“Let’s Work Together”: The Power of Print in Timor-Leste
November 19, 2008
In early October, the Timorese art collective Gembel launched its first major exhibition in Dili, with financial assistance from The Asia Foundation. The exhibit, Recovering Lives Across Borders, featured the print works produced from successful collaborations between Gembel and two unique art groups: Taring Padi from Indonesia, and Culture Kitchen from Australia. The collection of works explored the inter-connection among the three nations, particularly in terms of environmental and social justice. The collaborations and the themes in the artworks themselves promote young Timorese as productive, vital members of society.
In conjunction with the exhibition, Indonesian artist Bayu Widodo led a master printmaking workshop with members of Culture Kitchen and Taring Padi. The result is a series of four large-scale print works that address issues of importance to young Timorese. The artists visually expressed their frustration at the internal tensions within the nation such as regional disputes, internally displaced people, widespread corruption and tokenistic government attempts to provide employment for the nation’s poorest people.
In strengthening their role as peace-builders, the themes of the artworks illustrate the ways in which youth are re-interpreting indigenous concepts such as ‘helping one another’ (Tetum. ajuda malu). Rather than focusing on conflict, the themes of discussions, reflected in the artworks, show how young Timorese can relate to each other, as youth, as easterners, as westerners, and as Timorese citizens prioritizing people-to-people relationships with Australians and Indonesians.
In November, the works will travel to Australia to feature in the Melbourne International Art and Film Festival, followed by an exhibition at the Megalo Print Studio, Canberra — before returning to Timor-Leste for exhibition in 2009.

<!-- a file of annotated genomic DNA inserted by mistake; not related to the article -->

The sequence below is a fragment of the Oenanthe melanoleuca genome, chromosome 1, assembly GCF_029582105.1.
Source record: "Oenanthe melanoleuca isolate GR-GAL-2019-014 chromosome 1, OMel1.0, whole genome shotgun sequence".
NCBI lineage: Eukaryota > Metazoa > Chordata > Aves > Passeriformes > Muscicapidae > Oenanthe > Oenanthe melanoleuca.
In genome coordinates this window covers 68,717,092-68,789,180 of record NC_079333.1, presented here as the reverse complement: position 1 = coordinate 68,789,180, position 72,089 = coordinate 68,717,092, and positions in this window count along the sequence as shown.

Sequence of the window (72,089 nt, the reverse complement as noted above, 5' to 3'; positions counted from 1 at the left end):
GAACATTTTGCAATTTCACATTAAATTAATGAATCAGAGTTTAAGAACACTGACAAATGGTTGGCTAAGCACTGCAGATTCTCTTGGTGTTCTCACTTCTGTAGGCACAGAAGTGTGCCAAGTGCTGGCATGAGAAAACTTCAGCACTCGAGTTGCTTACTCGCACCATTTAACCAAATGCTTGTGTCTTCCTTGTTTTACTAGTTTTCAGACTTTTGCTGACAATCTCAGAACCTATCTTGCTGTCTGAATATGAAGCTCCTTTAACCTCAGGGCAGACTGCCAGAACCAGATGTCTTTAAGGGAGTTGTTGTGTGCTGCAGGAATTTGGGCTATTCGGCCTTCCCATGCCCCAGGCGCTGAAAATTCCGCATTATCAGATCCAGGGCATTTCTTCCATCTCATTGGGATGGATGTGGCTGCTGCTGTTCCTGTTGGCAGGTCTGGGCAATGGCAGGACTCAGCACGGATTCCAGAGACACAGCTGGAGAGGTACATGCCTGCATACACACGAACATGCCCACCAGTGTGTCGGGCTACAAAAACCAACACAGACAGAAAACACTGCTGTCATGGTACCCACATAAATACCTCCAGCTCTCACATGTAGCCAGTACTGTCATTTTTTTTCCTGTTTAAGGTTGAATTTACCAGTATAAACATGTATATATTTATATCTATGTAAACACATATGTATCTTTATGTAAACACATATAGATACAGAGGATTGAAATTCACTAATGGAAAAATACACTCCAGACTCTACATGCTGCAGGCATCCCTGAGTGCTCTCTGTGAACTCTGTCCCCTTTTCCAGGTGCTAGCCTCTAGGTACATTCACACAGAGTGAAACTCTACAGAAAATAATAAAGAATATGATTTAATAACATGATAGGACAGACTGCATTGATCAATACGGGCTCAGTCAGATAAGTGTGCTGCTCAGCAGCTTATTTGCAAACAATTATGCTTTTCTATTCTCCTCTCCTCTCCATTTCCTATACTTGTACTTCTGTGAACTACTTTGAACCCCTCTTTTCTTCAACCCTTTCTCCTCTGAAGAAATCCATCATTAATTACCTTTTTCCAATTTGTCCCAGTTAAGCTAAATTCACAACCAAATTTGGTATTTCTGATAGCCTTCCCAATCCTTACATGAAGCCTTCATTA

The theme of the workshop was “Let’s Work Together,” and the participating artists first identified the critical social issues their nations share then decided how they could be expressed using lino cut, a popular printmaking medium. The artists were able to transfer their skills, voice their experiences, and financially profit from their artwork.
The Gembel art collective was established in 2003 under the guidance of the Institute for Popular Education, and its membership includes youth across Timor-Leste. The artists have little resources and have always relied upon a Do-It-Yourself (DIY) philosophy, encouraging young Timorese to think creatively. This way of life provides a firm base for print making which requires manual manipulation of materials using hand-held tools. Print, therefore is an ideal and functional art form, as one message can be disseminated not only on paper, but on a dozen t-shirts, postcards, and bags. Unlike conventional art, print art is not confined to galleries but accessible to everyday people on the streets.
This is just the beginning of this international artistic collaboration. In 2009, Timor-Leste youth will continue to strengthen their relationships with Australian and Indonesian artists and enrich their capacity as print makers and print trainers as well as leaders to promote peace.
Angie Bexley is a Ph.D. Scholar at the Research School of Pacific and Asian Studies, Australian National University. The Asia Foundation funded her print-making project in Dili, described below.
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